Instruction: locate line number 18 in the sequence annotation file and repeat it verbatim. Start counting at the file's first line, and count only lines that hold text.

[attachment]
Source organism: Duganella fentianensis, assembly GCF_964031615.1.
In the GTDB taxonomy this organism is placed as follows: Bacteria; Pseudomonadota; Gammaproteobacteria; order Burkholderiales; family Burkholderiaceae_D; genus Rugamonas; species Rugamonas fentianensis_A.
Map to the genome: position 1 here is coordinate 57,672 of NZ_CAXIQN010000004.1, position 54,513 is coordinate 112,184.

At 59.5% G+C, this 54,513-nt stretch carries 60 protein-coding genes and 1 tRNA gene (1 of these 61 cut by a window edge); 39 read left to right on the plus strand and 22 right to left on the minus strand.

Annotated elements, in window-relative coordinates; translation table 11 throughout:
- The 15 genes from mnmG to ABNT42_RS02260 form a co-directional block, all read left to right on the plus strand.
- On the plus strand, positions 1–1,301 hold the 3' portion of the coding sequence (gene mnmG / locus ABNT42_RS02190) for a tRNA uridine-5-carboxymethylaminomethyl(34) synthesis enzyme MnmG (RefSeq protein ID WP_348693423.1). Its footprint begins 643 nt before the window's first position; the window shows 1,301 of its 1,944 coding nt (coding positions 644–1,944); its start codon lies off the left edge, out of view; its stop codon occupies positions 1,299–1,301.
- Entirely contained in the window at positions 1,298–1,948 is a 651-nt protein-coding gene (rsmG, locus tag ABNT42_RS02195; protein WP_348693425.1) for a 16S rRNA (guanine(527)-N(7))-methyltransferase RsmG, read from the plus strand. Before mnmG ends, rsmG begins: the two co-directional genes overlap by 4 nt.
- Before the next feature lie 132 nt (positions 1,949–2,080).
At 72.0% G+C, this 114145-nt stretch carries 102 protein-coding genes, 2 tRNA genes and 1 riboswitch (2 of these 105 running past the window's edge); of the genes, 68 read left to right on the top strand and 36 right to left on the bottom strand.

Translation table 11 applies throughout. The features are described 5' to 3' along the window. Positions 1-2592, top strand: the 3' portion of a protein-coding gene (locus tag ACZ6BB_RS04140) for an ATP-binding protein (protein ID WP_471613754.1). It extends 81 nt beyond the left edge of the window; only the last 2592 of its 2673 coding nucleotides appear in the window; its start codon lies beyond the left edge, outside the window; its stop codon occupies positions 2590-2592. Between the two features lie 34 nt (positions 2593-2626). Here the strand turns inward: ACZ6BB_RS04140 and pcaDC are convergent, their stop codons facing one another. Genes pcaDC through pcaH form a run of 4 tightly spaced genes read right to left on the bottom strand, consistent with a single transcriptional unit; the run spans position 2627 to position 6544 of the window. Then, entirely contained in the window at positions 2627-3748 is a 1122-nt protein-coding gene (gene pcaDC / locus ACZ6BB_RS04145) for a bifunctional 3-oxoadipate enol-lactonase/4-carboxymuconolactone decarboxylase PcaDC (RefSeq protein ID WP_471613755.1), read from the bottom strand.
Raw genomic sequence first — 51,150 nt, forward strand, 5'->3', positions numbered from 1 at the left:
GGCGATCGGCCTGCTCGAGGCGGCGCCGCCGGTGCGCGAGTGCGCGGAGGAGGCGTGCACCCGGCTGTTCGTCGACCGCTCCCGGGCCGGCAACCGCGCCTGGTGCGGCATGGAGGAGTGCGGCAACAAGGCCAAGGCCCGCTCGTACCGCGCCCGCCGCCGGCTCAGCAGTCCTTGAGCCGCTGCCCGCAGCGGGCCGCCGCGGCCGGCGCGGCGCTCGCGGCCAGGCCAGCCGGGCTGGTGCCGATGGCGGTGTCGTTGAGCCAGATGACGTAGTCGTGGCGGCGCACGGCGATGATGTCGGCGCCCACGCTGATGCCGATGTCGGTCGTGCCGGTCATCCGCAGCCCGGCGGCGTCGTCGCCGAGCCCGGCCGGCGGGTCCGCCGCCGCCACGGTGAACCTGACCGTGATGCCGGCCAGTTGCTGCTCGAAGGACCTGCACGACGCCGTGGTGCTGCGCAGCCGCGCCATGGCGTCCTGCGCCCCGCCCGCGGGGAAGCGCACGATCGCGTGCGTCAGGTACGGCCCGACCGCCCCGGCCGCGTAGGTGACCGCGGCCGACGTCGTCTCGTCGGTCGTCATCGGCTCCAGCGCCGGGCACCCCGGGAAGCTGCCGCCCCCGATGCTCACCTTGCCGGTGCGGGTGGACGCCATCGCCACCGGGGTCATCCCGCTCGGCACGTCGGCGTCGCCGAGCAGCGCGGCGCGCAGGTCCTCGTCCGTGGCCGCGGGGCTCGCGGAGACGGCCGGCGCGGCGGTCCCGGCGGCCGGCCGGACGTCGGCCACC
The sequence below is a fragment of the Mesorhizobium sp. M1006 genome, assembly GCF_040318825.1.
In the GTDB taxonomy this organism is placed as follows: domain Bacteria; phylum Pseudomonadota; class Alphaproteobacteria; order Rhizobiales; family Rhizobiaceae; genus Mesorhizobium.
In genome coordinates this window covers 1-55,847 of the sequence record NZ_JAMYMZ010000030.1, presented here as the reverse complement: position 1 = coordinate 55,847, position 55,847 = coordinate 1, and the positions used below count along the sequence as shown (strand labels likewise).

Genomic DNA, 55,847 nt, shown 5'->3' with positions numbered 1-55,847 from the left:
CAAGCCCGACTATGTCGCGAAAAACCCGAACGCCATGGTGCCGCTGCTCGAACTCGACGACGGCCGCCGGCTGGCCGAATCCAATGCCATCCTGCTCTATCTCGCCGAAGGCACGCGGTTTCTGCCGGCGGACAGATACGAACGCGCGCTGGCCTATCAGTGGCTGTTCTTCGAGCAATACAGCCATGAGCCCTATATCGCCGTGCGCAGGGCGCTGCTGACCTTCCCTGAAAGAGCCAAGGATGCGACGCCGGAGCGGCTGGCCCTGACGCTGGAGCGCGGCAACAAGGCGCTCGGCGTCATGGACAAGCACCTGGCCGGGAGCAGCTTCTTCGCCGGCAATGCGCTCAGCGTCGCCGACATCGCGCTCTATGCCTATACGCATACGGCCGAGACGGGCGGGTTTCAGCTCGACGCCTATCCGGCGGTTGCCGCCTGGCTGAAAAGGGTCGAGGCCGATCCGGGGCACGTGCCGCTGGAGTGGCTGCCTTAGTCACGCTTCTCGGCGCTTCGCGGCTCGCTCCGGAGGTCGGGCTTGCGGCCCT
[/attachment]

CAAGCCCGACTATGTCGCGAAAAACCCGAACGCCATGGTGCCGCTGCTCGAACTCGACGACGGCCGCCGGCTGGCCGAATCCAATGCCATCCTGCTCTATCTCGCCGAAGGCACGCGGTTTCTGCCGGCGGACAGATACGAACGCGCGCTGGCCTATCAGTGGCTGTTCTTCGAGCAATACAGCCATGAGCCCTATATCGCCGTGCGCAGGGCGCTGCTGACCTTCCCTGAAAGAGCCAAGGATGCGACGCCGGAGCGGCTGGCCCTGACGCTGGAGCGCGGCAACAAGGCGCTCGGCGTCATGGACAAGCACCTGGCCGGGAGCAGCTTCTTCGCCGGCAATGCGCTCAGCGTCGCCGACATCGCGCTCTATGCCTATACGCATACGGCCGAGACGGGCGGGTTTCAGCTCGACGCCTATCCGGCGGTTGCCGCCTGGCTGAAAAGGGTCGAGGCCGATCCGGGGCACGTGCCGCTGGAGTGGCTGCCTTAGTCACGCTTCTCGGCGCTTCGCGGCTCGCTCCGGAGGTCGGGCTTGCGGCCCT